The Great Debate

My uphill battle against the Afghanistan intervention

By Rory Stewart
September 21, 2011

By Rory Stewart
The views expressed are his own.

I returned to Afghanistan (after spending a short time at Harvard) in 2005. And when I heard that the British government was about to send three thousand soldiers into Helmand, I was confident that there would soon be a widespread insurgency. I also predicted that the military would demand more troops, and would get dragged ever deeper.

9/11 in history: chapter or footnote?

By Dominic Streatfeild
September 9, 2011
By Dominic Streatfeild
The opinions expressed are his own. 

Historians like to break up human progress into bite-sized pieces. It’s a useful technique: segregated and labelled, historical eras offer prisms through which to view the past, making it easier to comprehend. Typically, they’re bookmarked by inventions: the wheel, the steam engine, the atom bomb. Intellectual movements fit nicely, too: the Reformation, the Enlightenment, Modernism. Each innovation provides a paradigm shift, ushering in a way of thinking previously inconceivable but, after its emergence, unignorable.

The 9/11 generation

By David Rohde
September 8, 2011

By David Rohde
The opinions expressed are his own.

In a speech last week at the American Legion convention in Minneapolis, President Obama rightly hailed what he called “the 9/11 generation,” the five million Americans who served in the military over the last decade.

from Ian Bremmer:

Post-surge Afghanistan and post-surge Obama

By Ian Bremmer
July 6, 2011

By Ian Bremmer
The views expressed are his own.

When President Barack Obama announced in late 2009 that he would send an additional 30,000 troops to Afghanistan, few were as pleased as Defense Secretary Robert Gates. A holdover from the George W. Bush administration, Gates had championed the 2007 surge of troops into Iraq, a move that helped turn both the tide in that country and public opinion in the U.S. on its future. Gates and the generals hoped for similar success against the Taliban.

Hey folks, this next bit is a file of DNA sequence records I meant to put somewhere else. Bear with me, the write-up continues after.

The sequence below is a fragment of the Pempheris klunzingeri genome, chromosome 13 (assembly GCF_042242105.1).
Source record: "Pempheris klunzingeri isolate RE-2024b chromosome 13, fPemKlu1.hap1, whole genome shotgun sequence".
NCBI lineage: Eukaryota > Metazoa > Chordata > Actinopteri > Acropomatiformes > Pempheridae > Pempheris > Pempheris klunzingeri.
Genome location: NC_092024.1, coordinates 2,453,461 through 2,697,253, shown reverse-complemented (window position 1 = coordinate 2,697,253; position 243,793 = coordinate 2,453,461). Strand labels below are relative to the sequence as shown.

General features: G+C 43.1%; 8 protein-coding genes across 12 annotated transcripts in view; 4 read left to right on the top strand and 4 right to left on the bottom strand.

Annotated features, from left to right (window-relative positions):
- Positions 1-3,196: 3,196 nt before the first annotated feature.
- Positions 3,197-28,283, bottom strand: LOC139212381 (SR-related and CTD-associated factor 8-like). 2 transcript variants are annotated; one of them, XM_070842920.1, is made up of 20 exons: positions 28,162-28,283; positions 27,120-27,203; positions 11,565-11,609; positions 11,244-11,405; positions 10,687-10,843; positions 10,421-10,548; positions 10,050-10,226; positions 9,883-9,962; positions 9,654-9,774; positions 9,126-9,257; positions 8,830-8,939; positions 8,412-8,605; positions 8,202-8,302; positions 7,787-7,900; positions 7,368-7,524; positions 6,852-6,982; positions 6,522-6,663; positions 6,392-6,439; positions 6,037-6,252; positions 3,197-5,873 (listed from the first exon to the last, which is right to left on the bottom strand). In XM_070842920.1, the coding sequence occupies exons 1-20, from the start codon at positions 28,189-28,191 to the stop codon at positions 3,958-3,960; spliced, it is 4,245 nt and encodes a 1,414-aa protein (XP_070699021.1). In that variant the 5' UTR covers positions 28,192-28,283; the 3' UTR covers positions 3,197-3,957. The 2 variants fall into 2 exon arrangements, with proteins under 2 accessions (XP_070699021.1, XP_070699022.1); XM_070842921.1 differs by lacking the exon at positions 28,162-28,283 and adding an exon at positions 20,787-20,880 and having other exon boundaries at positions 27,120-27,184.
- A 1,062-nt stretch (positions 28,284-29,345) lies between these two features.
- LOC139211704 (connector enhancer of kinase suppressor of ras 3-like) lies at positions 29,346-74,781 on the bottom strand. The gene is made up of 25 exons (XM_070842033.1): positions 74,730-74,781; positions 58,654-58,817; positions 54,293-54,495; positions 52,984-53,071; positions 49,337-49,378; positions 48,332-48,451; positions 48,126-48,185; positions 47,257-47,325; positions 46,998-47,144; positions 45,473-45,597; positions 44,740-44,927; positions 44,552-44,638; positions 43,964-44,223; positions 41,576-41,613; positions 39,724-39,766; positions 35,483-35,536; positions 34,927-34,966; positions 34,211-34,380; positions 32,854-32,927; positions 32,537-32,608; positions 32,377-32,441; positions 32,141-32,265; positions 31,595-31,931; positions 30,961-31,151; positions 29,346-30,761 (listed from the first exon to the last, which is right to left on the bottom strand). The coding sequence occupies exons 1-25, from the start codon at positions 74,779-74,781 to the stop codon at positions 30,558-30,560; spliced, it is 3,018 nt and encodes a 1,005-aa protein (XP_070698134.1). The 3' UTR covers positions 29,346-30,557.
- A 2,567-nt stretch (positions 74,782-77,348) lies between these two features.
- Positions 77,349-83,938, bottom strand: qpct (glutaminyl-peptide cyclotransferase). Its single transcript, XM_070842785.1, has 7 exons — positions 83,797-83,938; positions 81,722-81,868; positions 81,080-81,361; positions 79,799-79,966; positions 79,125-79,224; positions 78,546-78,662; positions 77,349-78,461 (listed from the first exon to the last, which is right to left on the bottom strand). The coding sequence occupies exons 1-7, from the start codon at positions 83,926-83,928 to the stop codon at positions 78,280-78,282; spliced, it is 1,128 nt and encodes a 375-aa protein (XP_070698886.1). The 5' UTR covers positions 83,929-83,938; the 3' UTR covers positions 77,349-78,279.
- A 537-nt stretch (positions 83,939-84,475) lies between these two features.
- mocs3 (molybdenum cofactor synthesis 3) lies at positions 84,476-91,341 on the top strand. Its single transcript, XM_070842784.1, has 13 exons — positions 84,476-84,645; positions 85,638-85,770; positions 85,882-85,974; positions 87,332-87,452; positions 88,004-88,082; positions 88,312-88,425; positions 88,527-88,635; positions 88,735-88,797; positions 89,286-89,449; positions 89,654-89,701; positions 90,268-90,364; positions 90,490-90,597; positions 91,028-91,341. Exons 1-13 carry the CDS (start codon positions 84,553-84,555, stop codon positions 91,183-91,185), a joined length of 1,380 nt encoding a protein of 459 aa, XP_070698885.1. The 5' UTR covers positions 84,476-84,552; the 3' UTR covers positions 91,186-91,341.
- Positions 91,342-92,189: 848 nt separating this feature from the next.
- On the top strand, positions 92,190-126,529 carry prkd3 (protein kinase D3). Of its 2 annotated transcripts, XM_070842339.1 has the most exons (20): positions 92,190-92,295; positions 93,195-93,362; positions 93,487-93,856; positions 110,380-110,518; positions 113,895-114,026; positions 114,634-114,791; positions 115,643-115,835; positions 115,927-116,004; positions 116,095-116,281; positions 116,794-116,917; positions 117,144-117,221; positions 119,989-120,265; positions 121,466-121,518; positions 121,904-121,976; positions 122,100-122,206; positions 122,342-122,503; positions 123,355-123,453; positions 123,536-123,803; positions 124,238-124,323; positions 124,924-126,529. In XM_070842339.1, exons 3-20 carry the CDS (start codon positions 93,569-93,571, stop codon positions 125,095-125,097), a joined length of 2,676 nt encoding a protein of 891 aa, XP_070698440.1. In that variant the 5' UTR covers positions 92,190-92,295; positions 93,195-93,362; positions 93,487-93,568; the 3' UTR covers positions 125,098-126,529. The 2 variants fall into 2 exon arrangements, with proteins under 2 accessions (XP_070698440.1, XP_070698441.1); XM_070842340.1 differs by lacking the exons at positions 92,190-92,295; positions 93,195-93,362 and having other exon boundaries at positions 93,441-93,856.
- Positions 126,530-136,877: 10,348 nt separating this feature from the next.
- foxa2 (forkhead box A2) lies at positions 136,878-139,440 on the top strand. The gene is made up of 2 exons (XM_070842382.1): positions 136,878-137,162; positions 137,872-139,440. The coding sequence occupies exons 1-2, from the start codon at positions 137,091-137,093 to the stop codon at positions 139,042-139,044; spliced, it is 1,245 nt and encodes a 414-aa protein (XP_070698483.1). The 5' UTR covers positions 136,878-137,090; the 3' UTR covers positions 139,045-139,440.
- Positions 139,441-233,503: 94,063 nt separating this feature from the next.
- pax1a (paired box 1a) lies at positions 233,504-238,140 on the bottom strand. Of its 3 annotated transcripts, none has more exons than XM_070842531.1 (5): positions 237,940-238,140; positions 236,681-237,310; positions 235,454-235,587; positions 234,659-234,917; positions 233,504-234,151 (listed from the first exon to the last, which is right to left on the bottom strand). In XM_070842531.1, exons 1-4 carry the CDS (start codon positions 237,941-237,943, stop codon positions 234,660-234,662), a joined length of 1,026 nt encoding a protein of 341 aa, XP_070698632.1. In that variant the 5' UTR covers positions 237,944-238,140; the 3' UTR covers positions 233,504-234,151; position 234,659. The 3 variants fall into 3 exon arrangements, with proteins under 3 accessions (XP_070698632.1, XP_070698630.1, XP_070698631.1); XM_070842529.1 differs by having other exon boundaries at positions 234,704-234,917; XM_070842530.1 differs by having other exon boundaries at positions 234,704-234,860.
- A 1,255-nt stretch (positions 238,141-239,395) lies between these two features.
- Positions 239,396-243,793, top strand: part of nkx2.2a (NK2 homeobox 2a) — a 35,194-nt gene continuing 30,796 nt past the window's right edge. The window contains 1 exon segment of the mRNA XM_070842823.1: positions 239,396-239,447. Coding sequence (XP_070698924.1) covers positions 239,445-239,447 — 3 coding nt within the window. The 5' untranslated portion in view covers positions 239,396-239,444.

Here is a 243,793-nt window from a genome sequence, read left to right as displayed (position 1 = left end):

Obama, Moses and exaggerated expectations

By Bernd Debusmann
October 25, 2010

-Bernd Debusmann is a Reuters columnist. The opinions expressed are his own-

President Barack Obama is close to the half-way mark of his presidential mandate, a good time for a brief look at health care, unemployment, war, the level of the oceans, the health of the planet, and America’s image. They all featured in a 2008 Obama speech whose rhetoric soared to stratospheric heights.

9/11 and the nine year war

By Guest Contributor
September 10, 2010

SEPT11/

The following is a condensed version of George Friedman’s geopolitical column for STRATFOR, a global intelligence company where Friedman is chief executive officer.

Iraq, America and hired guns

By Bernd Debusmann
August 6, 2010

Here is a summary of America’s future role in Iraq, in the words of President Barack Obama: “Our commitment is changing — from a military effort led by our soldiers to a diplomatic effort led by our diplomats.”

WikiLeaks and the psychology of leaking

By Reuters Staff
August 2, 2010

The following is a guest post by Kerry Sulkowicz, a psychiatrist and psychoanalyst who is the managing principal of Boswell Group LLC. He advises business and political leaders on the dynamics of authority and governance, leadership transitions, and psychological due diligence. The opinions expressed are his own.

Afghanistan and America’s troubled backyard

By Bernd Debusmann
July 30, 2010

The United States is spending around $6.5 billion a month on the war in faraway Afghanistan, where a large part of its effort is meant to help the government assert its authority, fight corruption and set up functioning institutions.

In Afghanistan, history rhymes

By Bernd Debusmann
June 29, 2010

The faltering war in Afghanistan brings to mind a famous quote attributed to Mark Twain and a less famous one by Robert Gates, the U.S. Secretary of Defense. Twain: “History does not repeat itself but it rhymes.” Gates: “Tough decisions: … how to get out, when, and without losing face.”